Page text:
Publishing Executive November/December 2010
Unstructured data. As a writer I hate that term. I remember the first time I heard reference to it; sitting in a meeting and technical people were talking about all the unstructured content that publishers produce.
This year I am going to cover briefly some on-the-job advice for your prolonged revenue continuity.
It has been my observation that the most successful media companies look at themselves not as publishers, but as direct marketers.
I can't believe another year is winding to a close already; but maybe time passing quickly is, for once, a good thing.
The days of pushing content out to the masses are over. Instead it's a battle for eyeballs that pits publishers of traditional media against a slew of Web-only content publishers.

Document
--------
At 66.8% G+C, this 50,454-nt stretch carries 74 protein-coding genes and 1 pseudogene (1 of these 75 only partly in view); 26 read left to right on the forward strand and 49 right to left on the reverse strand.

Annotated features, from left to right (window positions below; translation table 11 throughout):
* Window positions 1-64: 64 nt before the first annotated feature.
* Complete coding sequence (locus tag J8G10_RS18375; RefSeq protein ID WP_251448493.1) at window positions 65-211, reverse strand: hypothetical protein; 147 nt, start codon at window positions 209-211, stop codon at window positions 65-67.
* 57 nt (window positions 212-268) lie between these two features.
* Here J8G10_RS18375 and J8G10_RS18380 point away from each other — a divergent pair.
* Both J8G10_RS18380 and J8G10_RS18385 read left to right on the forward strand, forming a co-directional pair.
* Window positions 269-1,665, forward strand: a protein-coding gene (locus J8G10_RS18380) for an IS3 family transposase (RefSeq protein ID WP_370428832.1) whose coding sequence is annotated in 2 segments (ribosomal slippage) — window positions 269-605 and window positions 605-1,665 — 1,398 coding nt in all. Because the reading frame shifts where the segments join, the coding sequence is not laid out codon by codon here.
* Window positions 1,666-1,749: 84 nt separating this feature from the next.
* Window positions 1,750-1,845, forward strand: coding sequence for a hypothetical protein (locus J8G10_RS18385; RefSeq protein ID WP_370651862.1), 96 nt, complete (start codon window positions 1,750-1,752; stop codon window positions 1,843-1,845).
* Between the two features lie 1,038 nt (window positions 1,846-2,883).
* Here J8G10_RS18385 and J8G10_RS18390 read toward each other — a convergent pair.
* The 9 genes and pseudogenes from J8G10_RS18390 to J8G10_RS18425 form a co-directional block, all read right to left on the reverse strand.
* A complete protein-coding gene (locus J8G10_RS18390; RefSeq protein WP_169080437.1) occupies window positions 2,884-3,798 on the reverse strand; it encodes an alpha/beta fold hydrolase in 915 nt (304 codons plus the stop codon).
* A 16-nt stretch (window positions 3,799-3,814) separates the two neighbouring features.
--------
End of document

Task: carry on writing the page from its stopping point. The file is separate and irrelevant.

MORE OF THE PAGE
There's a new element in the quality formula for products and services of all kinds (including books and magazines): sustainability.
For publishers to have the financial flexibility to focus on the things that will really drive their businesses forward, it is particularly important that the basics get done well.
Data skimming and data theft represents at least $850 million in lost revenue annually for premium publishers.
The end of media as we know it has been predicted for a few years, but only now is there a ring of truth to it—in the sense that an old business model is giving way to a new one.
Should publishers flip out over Flipboard? It's a question that's been on a lot of minds lately.
How can newspaper and magazine publishers expect their readers, who have enjoyed free online content over the past 10 years, to suddenly and willingly pay for the same content?
Many magazine publishers have been battling to increase subscriptions to help offset lost ad revenue and declining subscriber bases during the past two years.